|Metaprogramming GPUs||A talk by Michael McCool of the Computer Graphics Lab.||November 19 2002 16:30||false||MC4058|
Modern graphics accelerators, or "GPUs", have embedded high-performance programmable components in the form of vertex and fragment shading units. Recently, these units have evolved from 8-bit computations to floating-point, and other operations provide array gather, scatter, and summation. These capabilities make GPUs akin to array processors of the past, but with a difference: every PC now has one! I am interested in finding the best way to exploit this computational capacity for not only graphics but for general-purpose computation.
Current APIs permit specification of the programs for GPUs using an assembly-language level interface. Compilers for high-level shading languages are available, such as NVIDIA's Cg, and OpenGL 2.0 and DirectX will also include standardized shading languages. This talk will review these. However, compilers for these languages read in an external string specification, which can be inconvenient.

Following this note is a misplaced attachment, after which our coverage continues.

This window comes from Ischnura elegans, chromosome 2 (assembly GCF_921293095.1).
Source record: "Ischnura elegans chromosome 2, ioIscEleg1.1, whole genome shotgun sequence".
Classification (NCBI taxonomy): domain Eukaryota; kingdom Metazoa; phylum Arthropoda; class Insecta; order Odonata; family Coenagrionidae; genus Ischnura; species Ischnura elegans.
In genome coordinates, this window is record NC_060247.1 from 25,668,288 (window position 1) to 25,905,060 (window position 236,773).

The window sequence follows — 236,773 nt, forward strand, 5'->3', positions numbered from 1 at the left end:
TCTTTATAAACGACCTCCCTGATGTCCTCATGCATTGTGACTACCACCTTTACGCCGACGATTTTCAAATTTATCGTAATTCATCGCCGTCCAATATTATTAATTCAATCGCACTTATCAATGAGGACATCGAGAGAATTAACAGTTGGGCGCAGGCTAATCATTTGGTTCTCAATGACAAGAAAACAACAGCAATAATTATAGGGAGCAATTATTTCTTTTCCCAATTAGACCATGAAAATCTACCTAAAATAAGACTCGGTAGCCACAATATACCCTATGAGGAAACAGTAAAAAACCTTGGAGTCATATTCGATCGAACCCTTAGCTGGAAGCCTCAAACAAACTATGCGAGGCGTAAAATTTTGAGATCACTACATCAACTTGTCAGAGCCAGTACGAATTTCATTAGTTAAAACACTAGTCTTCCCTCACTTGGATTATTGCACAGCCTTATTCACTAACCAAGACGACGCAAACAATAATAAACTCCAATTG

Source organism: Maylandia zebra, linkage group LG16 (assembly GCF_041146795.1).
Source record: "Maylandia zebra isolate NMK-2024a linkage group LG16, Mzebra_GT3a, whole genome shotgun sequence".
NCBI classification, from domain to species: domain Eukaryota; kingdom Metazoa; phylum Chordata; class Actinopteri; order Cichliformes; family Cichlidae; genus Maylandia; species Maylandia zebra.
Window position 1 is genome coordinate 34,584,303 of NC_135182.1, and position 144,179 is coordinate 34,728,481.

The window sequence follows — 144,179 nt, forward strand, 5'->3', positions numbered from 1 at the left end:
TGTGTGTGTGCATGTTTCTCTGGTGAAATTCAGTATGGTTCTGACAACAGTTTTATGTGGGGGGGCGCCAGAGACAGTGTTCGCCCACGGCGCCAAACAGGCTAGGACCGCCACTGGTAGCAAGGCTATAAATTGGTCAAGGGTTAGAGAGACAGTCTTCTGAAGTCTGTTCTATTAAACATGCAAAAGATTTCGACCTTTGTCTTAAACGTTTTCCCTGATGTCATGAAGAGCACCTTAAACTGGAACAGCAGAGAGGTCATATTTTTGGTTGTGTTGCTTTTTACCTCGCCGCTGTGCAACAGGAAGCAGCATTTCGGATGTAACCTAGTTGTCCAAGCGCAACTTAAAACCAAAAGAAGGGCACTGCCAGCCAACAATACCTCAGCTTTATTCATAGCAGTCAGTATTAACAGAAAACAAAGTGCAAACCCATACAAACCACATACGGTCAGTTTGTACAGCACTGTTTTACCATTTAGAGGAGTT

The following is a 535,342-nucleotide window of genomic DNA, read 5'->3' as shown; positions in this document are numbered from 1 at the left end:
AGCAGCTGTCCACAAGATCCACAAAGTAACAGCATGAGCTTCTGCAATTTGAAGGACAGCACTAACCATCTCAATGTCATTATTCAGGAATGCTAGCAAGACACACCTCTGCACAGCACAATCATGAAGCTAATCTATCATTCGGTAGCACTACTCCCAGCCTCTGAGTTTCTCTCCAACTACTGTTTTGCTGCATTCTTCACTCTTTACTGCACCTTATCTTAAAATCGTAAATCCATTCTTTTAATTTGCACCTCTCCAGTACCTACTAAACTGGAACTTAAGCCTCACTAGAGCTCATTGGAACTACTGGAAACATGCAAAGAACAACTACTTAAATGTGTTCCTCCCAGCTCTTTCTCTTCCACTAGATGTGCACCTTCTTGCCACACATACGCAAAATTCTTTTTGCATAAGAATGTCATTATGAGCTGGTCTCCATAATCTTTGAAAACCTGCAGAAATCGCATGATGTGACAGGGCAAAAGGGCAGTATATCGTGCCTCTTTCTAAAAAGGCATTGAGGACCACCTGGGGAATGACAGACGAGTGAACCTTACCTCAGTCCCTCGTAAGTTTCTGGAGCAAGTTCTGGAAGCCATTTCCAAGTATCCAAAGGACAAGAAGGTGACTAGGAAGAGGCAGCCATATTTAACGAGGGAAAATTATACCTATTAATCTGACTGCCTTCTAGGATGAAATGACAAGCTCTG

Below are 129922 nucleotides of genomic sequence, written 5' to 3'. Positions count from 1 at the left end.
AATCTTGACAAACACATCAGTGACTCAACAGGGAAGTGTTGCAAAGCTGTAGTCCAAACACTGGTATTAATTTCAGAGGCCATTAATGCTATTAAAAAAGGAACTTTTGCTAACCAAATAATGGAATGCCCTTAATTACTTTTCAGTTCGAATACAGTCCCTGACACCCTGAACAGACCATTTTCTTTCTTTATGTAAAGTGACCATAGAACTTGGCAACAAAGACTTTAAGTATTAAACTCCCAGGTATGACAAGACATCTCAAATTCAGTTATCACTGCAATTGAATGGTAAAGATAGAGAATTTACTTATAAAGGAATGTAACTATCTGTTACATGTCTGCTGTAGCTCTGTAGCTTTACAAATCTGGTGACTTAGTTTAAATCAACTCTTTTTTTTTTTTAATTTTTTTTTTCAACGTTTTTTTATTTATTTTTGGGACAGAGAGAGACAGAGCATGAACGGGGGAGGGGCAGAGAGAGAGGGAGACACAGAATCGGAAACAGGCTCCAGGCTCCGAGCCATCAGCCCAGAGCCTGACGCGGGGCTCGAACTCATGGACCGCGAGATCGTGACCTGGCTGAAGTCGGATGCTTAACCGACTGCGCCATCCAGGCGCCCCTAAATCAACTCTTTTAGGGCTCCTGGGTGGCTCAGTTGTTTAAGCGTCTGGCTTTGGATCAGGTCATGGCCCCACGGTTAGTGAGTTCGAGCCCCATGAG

However, it is possible, using standard C++, to define a high-level shading language directly in the API. Such a language can be nearly indistinguishable from a special-purpose programming language, yet permits more direct interaction with the specification of textures (arrays) and parameters, simplifies implementation, and enables on-the-fly generation, manipulation, and specialization of shader programs. A shading language built into the API also permits the lifting of C++ host language type, modularity, and scoping constructs into the shading language without any additional implementation effort. Such an embedded language could be used to program other embedded processors (such as DSP chips in sound cards) or even to generate machine language on the fly for the host CPU.